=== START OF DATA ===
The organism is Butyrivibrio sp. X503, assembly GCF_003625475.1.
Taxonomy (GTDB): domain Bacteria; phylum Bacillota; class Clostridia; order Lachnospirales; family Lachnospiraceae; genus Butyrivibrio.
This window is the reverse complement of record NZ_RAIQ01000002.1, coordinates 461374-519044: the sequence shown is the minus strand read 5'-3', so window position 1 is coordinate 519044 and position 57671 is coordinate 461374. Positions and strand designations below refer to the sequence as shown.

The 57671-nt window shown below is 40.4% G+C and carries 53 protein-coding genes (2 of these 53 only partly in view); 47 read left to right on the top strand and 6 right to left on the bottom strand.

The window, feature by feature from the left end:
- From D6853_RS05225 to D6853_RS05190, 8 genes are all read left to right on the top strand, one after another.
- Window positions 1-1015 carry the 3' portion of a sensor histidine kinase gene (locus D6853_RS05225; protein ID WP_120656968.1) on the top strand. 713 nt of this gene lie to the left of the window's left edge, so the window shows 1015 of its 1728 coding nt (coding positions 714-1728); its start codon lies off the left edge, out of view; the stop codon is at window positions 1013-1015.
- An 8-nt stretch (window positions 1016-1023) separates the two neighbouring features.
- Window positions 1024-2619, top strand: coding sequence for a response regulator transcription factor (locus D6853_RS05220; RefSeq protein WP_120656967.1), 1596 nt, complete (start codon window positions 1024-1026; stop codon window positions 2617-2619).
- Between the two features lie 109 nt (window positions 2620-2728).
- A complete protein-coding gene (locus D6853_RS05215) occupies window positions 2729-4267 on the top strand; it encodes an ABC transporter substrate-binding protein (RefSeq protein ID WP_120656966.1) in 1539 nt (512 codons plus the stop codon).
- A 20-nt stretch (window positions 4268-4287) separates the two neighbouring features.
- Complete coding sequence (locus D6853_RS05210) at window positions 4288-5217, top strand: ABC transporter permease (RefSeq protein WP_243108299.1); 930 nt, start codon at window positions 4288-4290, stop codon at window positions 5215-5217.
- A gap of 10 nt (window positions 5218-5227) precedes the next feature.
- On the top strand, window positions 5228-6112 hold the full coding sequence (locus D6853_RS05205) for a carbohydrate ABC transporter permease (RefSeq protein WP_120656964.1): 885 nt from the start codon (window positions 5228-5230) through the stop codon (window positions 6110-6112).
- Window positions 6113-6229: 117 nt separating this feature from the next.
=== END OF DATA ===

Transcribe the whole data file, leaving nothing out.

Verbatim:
The organism is Butyrivibrio sp. X503, assembly GCF_003625475.1.
Taxonomy (GTDB): domain Bacteria; phylum Bacillota; class Clostridia; order Lachnospirales; family Lachnospiraceae; genus Butyrivibrio.
This window is the reverse complement of record NZ_RAIQ01000002.1, coordinates 461374-519044: the sequence shown is the minus strand read 5'-3', so window position 1 is coordinate 519044 and position 57671 is coordinate 461374. Positions and strand designations below refer to the sequence as shown.

The 57671-nt window shown below is 40.4% G+C and carries 53 protein-coding genes (2 of these 53 only partly in view); 47 read left to right on the top strand and 6 right to left on the bottom strand.

The window, feature by feature from the left end:
- From D6853_RS05225 to D6853_RS05190, 8 genes are all read left to right on the top strand, one after another.
- Window positions 1-1015 carry the 3' portion of a sensor histidine kinase gene (locus D6853_RS05225; protein ID WP_120656968.1) on the top strand. 713 nt of this gene lie to the left of the window's left edge, so the window shows 1015 of its 1728 coding nt (coding positions 714-1728); its start codon lies off the left edge, out of view; the stop codon is at window positions 1013-1015.
- An 8-nt stretch (window positions 1016-1023) separates the two neighbouring features.
- Window positions 1024-2619, top strand: coding sequence for a response regulator transcription factor (locus D6853_RS05220; RefSeq protein WP_120656967.1), 1596 nt, complete (start codon window positions 1024-1026; stop codon window positions 2617-2619).
- Between the two features lie 109 nt (window positions 2620-2728).
- A complete protein-coding gene (locus D6853_RS05215) occupies window positions 2729-4267 on the top strand; it encodes an ABC transporter substrate-binding protein (RefSeq protein ID WP_120656966.1) in 1539 nt (512 codons plus the stop codon).
- A 20-nt stretch (window positions 4268-4287) separates the two neighbouring features.
- Complete coding sequence (locus D6853_RS05210) at window positions 4288-5217, top strand: ABC transporter permease (RefSeq protein WP_243108299.1); 930 nt, start codon at window positions 4288-4290, stop codon at window positions 5215-5217.
- A gap of 10 nt (window positions 5218-5227) precedes the next feature.
- On the top strand, window positions 5228-6112 hold the full coding sequence (locus D6853_RS05205) for a carbohydrate ABC transporter permease (RefSeq protein WP_120656964.1): 885 nt from the start codon (window positions 5228-5230) through the stop codon (window positions 6110-6112).
- Window positions 6113-6229: 117 nt separating this feature from the next.